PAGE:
Socialists (MSZP) gain 2 percent in the new Republikon survey, while newly formed Momentum first enters our data with 2 percent. The gain of the Left can be attributed to the appearance of prime ministerial candidate László Botka. Fidesz still has a huge lead over all the other parties, while Jobbik is third after Fidesz and the Socialists. Ex-prime minister Ferenc Gyurcsány's party (DK) is at 6 percent while the green Politics Can Be Different (LMP) party is at 5 percent.
According to Republikon Institute’s mid-March findings MSZP has gained 1 percent amongst the whole population and 2 percent amongst party voters. This means that the effect of László Botka’s campaign remains limited but slight changes are noticeable.
The support of Fidesz remains stagnant at 30 percent, which is still a huge advantage to Jobbik’s 9 percent and to MSZP, now at 10 percent. Amongst smaller parties DK is at 4, LMP at 3, Együtt at 2, Magyar Liberális Párt (Liberals) at 1, and newly formed Momentum is also at 1 percent within the whole population, while Párbeszéd does not reach 1 percent. 2 percent would vote for parties not named in this survey and 38 percent said they were unsure or did not want to respond.
Amongst the party voters, the support of Fidesz decreased from 51 to 49 percent, while MSZP’s increased from 15 to 17 percent, this means MSZP is in the lead in the race against Jobbik, currently at 15 percent DK would reach the minimum figures to enter Parliament with its 6 percent and so would LMP with 5 percent. Együtt is at 3, while Momentum, measured by Republikon for the first time, is at 2 percent. Magyar Liberális Párt and Párbeszéd are both at 1 percent.Momentum has already reached similar support to the small left-wing liberal parties and stands as competitor for getting into Parliament. On the other hand, following the success of the signature collection against the Budapest Olympics, it is hardly a break-through that the newly formed party enjoys only double the support of Magyar Liberális Párt, the party of Gábor Fodor.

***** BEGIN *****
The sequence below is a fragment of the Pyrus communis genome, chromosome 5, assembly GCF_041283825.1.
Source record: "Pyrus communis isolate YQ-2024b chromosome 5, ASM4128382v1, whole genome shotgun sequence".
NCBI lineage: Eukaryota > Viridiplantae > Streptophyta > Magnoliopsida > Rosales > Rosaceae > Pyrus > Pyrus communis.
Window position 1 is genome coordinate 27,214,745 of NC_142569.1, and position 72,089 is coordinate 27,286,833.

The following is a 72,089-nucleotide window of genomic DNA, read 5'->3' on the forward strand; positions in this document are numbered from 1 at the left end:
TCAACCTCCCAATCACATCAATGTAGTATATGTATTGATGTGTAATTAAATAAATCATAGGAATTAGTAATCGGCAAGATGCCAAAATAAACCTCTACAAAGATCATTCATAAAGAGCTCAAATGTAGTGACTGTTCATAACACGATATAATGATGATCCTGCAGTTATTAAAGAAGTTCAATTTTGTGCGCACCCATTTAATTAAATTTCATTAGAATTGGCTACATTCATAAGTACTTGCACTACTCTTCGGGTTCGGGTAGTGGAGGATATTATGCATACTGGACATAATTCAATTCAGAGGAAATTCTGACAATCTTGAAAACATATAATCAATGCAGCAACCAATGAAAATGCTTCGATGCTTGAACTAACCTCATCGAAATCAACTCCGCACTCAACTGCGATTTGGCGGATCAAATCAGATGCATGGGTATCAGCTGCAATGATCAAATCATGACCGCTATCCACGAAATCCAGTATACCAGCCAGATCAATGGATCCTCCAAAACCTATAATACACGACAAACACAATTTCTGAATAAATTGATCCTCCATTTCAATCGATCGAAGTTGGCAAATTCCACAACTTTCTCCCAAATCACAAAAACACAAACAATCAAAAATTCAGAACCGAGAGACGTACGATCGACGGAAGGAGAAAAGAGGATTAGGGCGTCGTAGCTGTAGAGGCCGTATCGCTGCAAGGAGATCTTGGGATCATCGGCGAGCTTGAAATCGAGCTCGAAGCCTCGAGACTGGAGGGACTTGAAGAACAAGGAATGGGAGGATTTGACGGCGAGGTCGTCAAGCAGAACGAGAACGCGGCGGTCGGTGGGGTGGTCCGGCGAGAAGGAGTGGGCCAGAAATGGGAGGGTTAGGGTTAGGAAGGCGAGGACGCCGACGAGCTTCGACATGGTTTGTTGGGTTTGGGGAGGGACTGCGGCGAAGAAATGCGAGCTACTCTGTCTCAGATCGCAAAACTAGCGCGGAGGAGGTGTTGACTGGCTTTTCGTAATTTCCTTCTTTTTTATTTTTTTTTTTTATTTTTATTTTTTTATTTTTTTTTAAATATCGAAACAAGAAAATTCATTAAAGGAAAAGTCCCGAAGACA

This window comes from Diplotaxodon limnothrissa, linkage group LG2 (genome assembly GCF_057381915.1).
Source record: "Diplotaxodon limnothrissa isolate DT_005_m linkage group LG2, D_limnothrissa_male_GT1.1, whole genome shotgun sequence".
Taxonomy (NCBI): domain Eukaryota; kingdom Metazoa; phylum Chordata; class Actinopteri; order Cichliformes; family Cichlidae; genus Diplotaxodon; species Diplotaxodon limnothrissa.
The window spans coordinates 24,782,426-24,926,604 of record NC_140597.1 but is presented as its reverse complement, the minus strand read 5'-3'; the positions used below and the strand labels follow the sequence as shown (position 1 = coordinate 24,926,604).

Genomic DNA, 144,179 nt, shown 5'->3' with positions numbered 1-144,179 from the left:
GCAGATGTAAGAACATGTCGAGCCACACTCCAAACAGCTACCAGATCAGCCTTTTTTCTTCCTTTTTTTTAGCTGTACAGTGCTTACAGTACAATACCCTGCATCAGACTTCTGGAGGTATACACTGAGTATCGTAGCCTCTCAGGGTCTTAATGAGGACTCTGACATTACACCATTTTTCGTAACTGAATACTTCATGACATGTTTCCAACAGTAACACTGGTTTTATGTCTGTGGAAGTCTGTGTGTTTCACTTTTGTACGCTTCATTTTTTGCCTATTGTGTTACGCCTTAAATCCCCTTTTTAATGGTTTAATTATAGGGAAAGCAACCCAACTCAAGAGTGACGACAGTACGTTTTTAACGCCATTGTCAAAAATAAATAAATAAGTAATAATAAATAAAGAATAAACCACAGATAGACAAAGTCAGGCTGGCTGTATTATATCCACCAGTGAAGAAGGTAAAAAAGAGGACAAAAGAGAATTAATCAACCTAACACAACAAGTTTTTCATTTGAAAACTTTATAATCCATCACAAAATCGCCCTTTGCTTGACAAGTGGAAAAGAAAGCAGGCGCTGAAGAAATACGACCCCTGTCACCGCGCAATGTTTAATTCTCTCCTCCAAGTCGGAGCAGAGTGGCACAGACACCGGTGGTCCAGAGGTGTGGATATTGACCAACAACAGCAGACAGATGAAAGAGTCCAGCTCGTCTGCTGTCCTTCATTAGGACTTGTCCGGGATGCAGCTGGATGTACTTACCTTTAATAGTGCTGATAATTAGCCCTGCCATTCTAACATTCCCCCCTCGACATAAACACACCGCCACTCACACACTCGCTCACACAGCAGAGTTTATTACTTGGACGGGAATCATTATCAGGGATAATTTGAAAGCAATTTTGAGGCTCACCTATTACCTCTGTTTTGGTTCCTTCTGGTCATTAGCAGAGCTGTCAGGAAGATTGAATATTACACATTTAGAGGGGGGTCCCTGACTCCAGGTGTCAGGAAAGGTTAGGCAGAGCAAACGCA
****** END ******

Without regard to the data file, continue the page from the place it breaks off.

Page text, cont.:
Our research also measured preferences for the next government party- Fidesz, Jobbik or left-wing liberal- amongst different age groups. Through this, Republikon Institute aims to create an estimate for the elections.
Data shows that the government party is evenly supported by the different age groups. It is only amongst people aged 65 or older that the ratio of those wanting a continued Fidesz government remains below 50 percent.
The left-wing parties mainly enjoy popularity amongst pensioners. Only 15 percent of 18-24-year-olds and 35-44-year-olds favour a left-wing, liberal government for 2018 onwards and only one-fourth of those aged 45-64. Amongst those older than 64 every second person leans towards a left-wing cabinet.
In the case of Jobbik the figures are the opposite: while amongst the youth every fourth person would prefer a Jobbik- government, only 3 percent of people over the age 64 agree with this. Still, the popularist approach of Jobbik has visible effects: the radical party had been outstandingly popular amongst the youth before, but nowadays, the support for Jobbik is becoming evenly distributed from the ages 18 to 44.